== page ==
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Awards & Honors

​awards & honors

Published on 31 January 2020



High-density memory research wins Best Poster Award at NVMTS2018 in Japan

Leti PhD candidate Rana Alhalabi won the Best Poster Award at the 18th Non-Volatile Memory Technology Symposium in October 2018 in Sendai, Japan. This high-level international event brings together leading memory technology experts to discuss the state of the art in FLASH, FeRAM, PCRAM, RRAM, and MRAM. The award-winning poster presented the development of a high-density SOT-MRAM memory array using a single transistor by Alhalabi and her team*. They replaced one of the usual two transistors with a unidirectional diode. 


This improved the area density by 20% and required less control logic, making the array suitable for high-density memory architectures. Alhalabi, who is investigating logic circuits and memory design with Spintec and Leti, came to the CEA to pursue her PhD after completing a Master's degree in Nanoelectronics and Nanotechnology at Grenoble-Alpes University. 



Leti engineer helps bring greater safety to the visually impaired

The Design Automation Conference (DAC) has been bringing the IC chip design and design automation community together for five decades. Held in San Francisco, DAC 2018 featured sessions on design, of course, but also on embedded software and systems and automotive technology, security and privacy, IoT, design infrastructure, and smart systems. Leti engineer Olivier Debicki brought home the 2018 Designer Track Best Presentation Award for his talk on the EU H2020 project INSPEX, which applies multi-sensor obstacle detection technologies originally developed for automotive applications to navigation for the visually impaired. The CEA's SigmaFusionTM sensor fusion technology was used to develop a model of the environment from LiDAR, radar, and ultrasound sensors on a white cane, effectively creating a buffer zone to keep the user safe. Assisted living solutions for the disabled are not something you encounter every day at tech conferences. The entire project team can be proud not only of the award, but also of contributing to a project that will make a positive impact on the lives of the visually impaired.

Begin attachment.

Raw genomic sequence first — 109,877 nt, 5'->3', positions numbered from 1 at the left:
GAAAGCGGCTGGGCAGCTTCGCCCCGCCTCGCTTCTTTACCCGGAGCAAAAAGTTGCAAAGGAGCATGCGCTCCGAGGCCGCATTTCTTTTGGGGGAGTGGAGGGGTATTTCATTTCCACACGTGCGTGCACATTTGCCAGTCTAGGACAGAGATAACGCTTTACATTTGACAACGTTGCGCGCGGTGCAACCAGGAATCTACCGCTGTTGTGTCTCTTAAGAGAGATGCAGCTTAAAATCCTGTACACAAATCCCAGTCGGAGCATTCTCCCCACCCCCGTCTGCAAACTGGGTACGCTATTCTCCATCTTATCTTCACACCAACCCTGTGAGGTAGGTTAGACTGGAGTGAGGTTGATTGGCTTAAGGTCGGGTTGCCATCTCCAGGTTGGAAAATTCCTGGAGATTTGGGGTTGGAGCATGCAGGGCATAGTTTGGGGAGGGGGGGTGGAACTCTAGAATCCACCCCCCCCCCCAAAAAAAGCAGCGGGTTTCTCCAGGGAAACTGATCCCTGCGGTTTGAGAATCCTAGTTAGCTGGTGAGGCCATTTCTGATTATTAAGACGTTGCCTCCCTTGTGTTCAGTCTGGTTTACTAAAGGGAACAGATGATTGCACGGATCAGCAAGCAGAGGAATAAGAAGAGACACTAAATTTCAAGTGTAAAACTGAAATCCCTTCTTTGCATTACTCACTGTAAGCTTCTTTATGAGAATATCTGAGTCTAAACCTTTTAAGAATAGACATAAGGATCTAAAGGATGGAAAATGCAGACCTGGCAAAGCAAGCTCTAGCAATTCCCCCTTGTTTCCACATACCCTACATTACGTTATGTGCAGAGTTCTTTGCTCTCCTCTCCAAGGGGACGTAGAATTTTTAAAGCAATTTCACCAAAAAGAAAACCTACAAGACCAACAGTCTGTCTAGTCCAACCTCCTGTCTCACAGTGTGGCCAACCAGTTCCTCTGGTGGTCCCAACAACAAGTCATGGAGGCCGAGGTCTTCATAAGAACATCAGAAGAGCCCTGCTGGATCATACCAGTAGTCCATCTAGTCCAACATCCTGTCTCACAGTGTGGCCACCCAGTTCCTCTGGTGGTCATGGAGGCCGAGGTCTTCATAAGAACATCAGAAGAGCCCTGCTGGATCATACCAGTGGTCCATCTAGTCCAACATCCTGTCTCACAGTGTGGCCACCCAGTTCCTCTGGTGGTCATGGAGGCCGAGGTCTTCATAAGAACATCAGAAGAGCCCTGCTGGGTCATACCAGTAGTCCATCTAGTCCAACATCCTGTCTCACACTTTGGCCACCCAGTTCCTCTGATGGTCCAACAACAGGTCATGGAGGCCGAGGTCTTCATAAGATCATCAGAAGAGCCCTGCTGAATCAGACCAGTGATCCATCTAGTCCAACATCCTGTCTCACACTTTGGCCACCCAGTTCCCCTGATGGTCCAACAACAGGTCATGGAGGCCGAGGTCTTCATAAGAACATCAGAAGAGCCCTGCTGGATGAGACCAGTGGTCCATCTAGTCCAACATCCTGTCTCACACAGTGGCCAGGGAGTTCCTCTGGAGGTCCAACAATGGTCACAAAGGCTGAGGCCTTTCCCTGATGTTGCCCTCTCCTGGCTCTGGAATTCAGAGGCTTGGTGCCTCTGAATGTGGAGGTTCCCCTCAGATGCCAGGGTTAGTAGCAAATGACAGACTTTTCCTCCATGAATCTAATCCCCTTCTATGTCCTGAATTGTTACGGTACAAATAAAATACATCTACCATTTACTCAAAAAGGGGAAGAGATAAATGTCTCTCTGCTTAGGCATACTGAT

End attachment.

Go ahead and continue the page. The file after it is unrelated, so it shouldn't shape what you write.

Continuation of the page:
“Integrated Portable Multi-sensor Obstacle Detection Device. Application to Navigation for Visually Impaired People.”Olivier Debicki, Nicolas Mareau, Laurent Ouvry, Julie Foucault, Suzanne Lesecq, Gabriela Dudnik, Marc Correvon

ERC Consolidator Grant will drive advances in in-memory computing at Leti


European Research Council Consolidator Grants provide investigator-led funding to mid-career researchers with the goal of boosting the impact of their work and, ultimately, fueling innovation in Europe. Leti scientist François Andrieu, who leads the institute's advanced CMOS lab, was awarded a Consolidator Grant in 2018 for his My-CUBE project on 3D integration of a logic/memory cube for in-memory computing. 

His research will leverage non-volatile resistive memory, new energy-efficient nanowire transistors, and 3D monolithic technology to develop a functionality-enhanced system with advanced integration of logic and memory. The capacity to bring logic to memory/ storage will be a game changer for artificial intelligence, machine learning, data analytics, and any data-abundant computing system. More broadly, it will serve as a key computational kernel for the next generation of low-power, energy-efficient integrated circuits developed in Europe. Just 12% of the proposals received by the ERC were selected for funding in 2018, proof that Leti research is at the head of the class in Europe.



Nanocharacterization platform contributes to tomorrow's non-volatile memory